When China reported that its economy grew 7% in Q2 – spot-on Beijing’s target – virtually no one believed it.
The veracity of the country’s economic data has long been the subject of debate and when FT called out the country’s National Bureau of Statistics for employing what we called “deficient deflator math” on the way to understating inflation and overstating output, China’s statistics bureau responded, saying that although there was “room for improvement,” the deflator wasn’t underestimated, GDP growth wasn’t overstated, and “both reflect the real situation.”
One could certainly be forgiven for insisting that the NBS is simply lying, because after all, the “real situation” looks like this:
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Given the above, it should come as no surprise that some analysts believe the actual rate of growth in China is closer to zero than it is to 7%. Here’s Reuters:
China’s economy is growing only half as fast as official data shows, or maybe even slower, according to foreign investors and analysts who increasingly challenge how the world’s second largest economy can be measured so swiftly and precisely.
But perhaps the biggest question is how a developing country of 1.4 billion people can publish its quarterly gross domestic product (GDP) statistics weeks before first drafts from developed economies like the United States, the euro zone or Britain, and then barely revise them later.
“We think the numbers are fantasy,” said Erik Britton of Fathom Consulting, a London-based independent research firm and one of the more vocal critics of official Chinese data. “There is no way those numbers are even close to the truth.”
The uncanny official calm in China GDP data may well be contributing to sceptics’ exit from Chinese assets just as the authorities struggle to manage a volatile stock market.
Fathom, which decided last year to stop publishing forecasts of the official GDP release and instead publish what it thinks is really happening, reckons growth will be 2.8 percent this year, slowing to just 1.0 percent next year.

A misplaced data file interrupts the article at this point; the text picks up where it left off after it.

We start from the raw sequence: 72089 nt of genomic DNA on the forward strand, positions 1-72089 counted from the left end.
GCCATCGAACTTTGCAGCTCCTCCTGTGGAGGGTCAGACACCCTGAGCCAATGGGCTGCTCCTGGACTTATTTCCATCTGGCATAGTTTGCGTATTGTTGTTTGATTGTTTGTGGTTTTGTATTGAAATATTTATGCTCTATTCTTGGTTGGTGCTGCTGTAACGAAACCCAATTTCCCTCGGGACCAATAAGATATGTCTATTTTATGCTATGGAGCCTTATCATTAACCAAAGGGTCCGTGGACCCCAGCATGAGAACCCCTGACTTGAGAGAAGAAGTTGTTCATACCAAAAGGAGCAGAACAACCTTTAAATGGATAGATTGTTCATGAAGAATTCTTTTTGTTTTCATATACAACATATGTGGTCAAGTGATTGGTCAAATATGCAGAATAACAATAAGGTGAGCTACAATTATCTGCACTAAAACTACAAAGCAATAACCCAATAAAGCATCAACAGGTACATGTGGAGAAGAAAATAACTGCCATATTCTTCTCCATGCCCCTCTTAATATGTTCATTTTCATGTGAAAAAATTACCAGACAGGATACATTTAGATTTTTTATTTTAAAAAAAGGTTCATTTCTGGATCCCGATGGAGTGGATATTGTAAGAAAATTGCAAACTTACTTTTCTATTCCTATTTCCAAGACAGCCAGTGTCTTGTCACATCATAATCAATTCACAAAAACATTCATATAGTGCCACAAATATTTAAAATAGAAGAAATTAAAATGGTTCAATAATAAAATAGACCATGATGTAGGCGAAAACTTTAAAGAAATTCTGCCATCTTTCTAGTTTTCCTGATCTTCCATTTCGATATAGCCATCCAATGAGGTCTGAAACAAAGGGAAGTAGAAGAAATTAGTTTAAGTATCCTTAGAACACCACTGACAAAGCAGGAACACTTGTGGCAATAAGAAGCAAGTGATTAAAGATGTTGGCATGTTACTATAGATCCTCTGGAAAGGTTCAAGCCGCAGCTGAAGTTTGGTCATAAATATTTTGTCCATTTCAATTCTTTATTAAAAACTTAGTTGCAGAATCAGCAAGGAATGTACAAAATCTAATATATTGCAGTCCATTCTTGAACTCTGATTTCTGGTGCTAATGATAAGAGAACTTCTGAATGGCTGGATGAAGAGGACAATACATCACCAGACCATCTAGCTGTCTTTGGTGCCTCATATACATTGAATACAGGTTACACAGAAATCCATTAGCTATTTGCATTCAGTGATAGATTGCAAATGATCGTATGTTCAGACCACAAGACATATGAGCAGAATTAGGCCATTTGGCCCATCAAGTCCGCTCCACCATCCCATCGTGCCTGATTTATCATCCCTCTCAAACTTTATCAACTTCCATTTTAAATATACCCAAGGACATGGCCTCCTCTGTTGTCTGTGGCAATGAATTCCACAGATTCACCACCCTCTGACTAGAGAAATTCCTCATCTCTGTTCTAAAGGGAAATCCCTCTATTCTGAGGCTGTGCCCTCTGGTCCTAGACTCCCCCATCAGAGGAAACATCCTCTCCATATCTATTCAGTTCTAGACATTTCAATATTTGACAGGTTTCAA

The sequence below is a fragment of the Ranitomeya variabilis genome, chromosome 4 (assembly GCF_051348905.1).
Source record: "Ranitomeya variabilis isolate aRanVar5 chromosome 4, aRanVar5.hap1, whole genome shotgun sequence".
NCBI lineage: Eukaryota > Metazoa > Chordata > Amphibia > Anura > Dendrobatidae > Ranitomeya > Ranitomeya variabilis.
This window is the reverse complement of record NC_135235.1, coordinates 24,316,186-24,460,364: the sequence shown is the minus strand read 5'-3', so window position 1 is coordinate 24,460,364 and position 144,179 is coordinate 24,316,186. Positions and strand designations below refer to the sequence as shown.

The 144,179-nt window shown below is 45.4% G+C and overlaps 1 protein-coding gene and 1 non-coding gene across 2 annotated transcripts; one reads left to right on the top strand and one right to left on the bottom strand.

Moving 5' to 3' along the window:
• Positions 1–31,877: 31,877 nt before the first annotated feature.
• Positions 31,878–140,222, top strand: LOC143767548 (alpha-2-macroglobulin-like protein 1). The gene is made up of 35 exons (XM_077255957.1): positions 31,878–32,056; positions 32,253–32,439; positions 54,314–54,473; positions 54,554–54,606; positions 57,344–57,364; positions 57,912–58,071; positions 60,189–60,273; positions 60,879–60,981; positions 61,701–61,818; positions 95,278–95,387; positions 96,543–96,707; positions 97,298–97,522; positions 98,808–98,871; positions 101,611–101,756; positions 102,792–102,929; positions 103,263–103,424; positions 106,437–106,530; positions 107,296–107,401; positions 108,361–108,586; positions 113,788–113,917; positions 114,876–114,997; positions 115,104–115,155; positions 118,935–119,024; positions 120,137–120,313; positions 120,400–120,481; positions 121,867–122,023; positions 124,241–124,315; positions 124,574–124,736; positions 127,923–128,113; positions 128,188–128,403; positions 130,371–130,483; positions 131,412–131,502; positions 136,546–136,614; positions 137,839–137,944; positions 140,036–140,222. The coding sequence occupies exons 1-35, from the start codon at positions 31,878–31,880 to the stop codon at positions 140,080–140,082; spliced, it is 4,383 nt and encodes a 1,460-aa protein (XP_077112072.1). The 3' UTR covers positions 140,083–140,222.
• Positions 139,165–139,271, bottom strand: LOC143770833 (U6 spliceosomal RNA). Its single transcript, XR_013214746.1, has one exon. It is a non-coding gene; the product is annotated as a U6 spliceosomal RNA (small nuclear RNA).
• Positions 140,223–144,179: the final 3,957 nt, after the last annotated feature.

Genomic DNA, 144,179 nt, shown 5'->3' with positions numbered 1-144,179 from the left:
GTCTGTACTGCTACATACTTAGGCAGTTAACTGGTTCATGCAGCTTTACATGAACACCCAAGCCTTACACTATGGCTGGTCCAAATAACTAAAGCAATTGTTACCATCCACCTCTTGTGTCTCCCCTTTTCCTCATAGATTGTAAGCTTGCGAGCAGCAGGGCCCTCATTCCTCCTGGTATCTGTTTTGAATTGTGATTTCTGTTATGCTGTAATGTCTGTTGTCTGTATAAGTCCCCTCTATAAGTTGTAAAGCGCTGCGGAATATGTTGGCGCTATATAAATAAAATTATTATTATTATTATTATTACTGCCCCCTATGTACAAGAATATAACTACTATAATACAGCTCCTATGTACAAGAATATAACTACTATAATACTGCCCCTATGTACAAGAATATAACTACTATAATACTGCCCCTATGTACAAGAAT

Li Keqiang, now Chinese Premier, was cited in leaked U.S. diplomatic cables years ago from when he was Communist Party head in Liaoning province calling GDP figures “man-made” and unreliable. This remains a buttress for widespread scepticism.
Fathom publishes a simple indicator based on three variables that Li said at the time he watched for a better view of how his local economy, and by extension the national one, was faring: electricity consumption, rail cargo volume, and bank lending.
That implies a growth rate of 3.2 percent, and shows a significant decoupling from the official rate since late 2013 based on a plunge in rail freight volumes and below-trend growth in electricity production.
“Clearly nobody believes the data,” said Sushil Wadhwani, a former Bank of England Monetary Policy Committee member and founder of Wadhwani Asset Management LLP.
Wadhwani says he also looks at various proxies of China’s growth rate, which he deems are “pretty unreliable” as well and which suggest anywhere from 1.5 percent to about 5 percent growth.
“I truly don’t know where we are in that range”, he said.
Neither do we, but we suspect it’s closer to the low end and indeed, if the 35% rise in NPLs cited last week by Shang Fulin, chairman of China Banking Regulatory Commission, is any indication, things are getting a lot worse under the hood as the slumping economy causes loans to the manufacturing sector to sour at an unprecedented rate.